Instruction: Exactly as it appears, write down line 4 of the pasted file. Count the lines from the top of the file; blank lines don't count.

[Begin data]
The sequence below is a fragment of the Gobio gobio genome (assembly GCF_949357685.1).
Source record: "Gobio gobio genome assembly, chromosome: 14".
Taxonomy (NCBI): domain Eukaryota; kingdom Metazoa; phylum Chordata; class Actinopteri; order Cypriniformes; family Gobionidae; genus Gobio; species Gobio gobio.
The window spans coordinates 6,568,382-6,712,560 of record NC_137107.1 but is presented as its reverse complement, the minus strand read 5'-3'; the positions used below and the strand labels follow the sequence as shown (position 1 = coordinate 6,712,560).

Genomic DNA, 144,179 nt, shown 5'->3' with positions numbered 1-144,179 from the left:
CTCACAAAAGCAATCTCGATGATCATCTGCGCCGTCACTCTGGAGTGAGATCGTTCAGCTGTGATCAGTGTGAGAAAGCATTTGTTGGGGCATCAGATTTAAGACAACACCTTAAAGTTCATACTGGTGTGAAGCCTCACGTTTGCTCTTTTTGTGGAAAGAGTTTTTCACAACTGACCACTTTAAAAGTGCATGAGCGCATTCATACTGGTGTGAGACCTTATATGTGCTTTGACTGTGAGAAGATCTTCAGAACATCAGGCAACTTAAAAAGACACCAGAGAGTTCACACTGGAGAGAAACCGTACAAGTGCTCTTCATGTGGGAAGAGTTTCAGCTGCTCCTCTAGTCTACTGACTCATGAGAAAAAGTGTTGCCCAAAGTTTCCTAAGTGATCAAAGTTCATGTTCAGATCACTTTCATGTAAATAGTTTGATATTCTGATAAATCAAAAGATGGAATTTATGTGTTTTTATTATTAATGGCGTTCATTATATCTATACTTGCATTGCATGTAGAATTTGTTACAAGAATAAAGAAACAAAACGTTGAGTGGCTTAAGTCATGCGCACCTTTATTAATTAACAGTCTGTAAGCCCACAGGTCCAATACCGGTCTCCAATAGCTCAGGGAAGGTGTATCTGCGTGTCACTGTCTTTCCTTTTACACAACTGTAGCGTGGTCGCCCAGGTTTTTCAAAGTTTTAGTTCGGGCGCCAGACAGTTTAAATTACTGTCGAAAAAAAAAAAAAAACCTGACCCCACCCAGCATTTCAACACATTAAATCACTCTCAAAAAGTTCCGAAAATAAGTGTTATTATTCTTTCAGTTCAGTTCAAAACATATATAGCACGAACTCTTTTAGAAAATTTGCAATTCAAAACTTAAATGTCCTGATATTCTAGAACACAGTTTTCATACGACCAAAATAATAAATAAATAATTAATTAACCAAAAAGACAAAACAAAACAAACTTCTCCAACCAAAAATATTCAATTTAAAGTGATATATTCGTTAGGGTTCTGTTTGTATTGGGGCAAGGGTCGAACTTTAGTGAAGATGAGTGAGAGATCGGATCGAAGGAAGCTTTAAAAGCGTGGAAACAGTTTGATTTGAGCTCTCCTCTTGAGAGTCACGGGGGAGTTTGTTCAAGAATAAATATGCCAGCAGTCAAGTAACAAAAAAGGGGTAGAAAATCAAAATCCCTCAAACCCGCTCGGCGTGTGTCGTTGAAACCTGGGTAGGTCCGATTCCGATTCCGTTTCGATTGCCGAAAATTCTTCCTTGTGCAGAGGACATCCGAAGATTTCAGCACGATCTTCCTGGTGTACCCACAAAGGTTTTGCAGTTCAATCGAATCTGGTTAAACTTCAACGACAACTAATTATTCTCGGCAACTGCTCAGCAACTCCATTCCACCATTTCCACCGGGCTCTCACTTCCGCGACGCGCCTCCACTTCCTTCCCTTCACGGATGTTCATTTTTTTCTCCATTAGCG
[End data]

The window spans coordinates 6,568,382-6,712,560 of record NC_137107.1 but is presented as its reverse complement, the minus strand read 5'-3'; the positions used below and the strand labels follow the sequence as shown (position 1 = coordinate 6,712,560).